20. 20. Tools for Reading and Access •  “Some sort of 'poetry reading' situations, wherein audio is combined with the written word. A conference of sorts wherein poets could queue up and read their pieces, receive feedback, etc.” (Publisher) •  Social media tools. I think that if you can convince a lot of online journals to work with you, you might be able to develop a badge/button that a reader could click to ‘Add to’ a personalized version of your online archive.” (Publisher)
  21. 21. Discovery and Access: Selectivity “This would be harder to do, but I'd like a curated list of which on-line only journals are most respected. For example, which online journals have been awarded Pushcart Prizes; which online journals have been acknowledged in Best American Poetry series. This kind of selected info would make it far more enjoyable and practical to access poetry on the Web.” (Faculty) “A place for reviews and evaluations of these sources. A way to maybe preserve some of these publications when they go under. I know I have provided links to e-zines only to find out that they closed up shop and there's no access to what was there before.” (Librarian)
  22. 22. Discovery and Access: Challenges “younger students who only read poems online don’t read with the same intensified attention span; the slow, deep attention span you need for a poem.” (Faculty) “Reliable websites. Nothing else, as reputable roadmap is still in print not web - web is even at best (as archive) secondary/ parasitic on publications in the real world, with real editors and publishers. The web, like the real world, is crammed with wannabe rubbish.” (Faculty)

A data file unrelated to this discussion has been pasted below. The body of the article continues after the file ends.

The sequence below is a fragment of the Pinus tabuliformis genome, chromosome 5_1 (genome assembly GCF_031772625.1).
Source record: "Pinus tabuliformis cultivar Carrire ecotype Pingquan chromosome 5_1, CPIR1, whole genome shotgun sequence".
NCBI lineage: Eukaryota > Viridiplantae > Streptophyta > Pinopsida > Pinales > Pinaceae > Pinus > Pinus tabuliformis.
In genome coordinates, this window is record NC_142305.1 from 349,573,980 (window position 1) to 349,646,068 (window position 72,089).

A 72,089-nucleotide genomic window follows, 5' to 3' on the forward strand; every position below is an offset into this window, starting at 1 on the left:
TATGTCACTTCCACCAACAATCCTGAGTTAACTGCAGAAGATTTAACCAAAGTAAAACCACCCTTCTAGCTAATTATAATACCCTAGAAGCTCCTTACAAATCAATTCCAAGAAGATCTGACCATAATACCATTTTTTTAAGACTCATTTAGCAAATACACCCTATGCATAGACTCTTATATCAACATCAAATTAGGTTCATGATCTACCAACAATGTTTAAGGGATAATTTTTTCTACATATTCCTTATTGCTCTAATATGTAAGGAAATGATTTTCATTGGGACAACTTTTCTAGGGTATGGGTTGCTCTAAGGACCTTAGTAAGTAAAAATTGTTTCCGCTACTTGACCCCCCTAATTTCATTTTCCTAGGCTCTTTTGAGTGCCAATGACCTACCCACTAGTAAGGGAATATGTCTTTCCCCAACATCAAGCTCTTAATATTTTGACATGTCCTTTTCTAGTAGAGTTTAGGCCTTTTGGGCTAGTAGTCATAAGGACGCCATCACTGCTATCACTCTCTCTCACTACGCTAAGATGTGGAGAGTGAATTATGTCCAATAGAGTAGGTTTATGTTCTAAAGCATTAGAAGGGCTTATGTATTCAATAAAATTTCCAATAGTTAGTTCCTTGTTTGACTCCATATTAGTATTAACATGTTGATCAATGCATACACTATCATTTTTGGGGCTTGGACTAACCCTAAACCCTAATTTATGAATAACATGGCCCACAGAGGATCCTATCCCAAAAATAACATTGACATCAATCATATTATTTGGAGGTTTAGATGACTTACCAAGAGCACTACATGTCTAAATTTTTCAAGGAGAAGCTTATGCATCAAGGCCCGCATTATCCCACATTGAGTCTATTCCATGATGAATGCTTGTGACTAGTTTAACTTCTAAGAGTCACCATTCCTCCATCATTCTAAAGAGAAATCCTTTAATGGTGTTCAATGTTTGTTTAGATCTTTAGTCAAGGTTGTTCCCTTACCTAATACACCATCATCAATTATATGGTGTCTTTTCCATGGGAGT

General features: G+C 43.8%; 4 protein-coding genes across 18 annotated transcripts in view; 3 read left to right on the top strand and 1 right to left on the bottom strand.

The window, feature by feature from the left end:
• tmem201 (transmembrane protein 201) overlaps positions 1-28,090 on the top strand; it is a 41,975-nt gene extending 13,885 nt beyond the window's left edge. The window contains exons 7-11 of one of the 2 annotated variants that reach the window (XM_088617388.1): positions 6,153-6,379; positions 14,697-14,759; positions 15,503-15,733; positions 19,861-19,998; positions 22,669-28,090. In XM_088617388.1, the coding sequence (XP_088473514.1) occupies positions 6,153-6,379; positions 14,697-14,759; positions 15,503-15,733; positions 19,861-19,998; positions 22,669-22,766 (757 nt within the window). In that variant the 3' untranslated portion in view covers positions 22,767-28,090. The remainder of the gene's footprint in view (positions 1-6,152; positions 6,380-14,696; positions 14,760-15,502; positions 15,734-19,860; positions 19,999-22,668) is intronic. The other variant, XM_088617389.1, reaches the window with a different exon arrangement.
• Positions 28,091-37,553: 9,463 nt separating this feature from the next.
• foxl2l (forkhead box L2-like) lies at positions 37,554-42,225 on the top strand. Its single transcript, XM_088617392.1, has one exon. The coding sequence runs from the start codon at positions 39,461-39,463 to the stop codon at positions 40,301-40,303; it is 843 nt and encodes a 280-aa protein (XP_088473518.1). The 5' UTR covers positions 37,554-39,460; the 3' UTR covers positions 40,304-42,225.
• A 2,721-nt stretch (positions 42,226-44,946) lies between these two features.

23. 23. Digital Curation and Preservation “E-Journals are ephemeral and often disappear quickly. I've never had it happen to me, but I know that sometimes, one can publish in an online journal and that online journal will suddenly disappear. Another challenge: among the more powerful literati, there's still a strong prejudice against publishing online.” (Publisher) “There’s a lot of publications online that are like mayflies: they occur for maybe a few issues, and then they go dark. Sometimes it can be really tragic.” (Poet/Faculty)
  24. 24. What Can be Done ? •  Preserving websites of online-only literary journals that fold; •  Preserving individual works in archives and repositories; •  Maintaining the technological infrastructure of long-standing websites— e.g., fixing broken links, maintaining formats; •  Adding records for the journals to library catalogs and electronic resource indexes; •  Authenticating copyright of works by preserving authors’ original works in their online formats.
  25. 25. Analysis  
  26. 26. Diffusion of Innovation “For me it is about an expanded set of artistic tools, presences, venues: diversity and range. It is not about *reducing* the range of these experiences to a digital experience.” (Faculty/Poet) “Both print and digital are important for the future of poetry. Poetry in print is a wonderful cultural artifact, and the materiality introduces physical possibilities and constraints that are different from those in digital form. The two media complementing each other, and each doing what it can do, could be great for poetry.” (Publisher)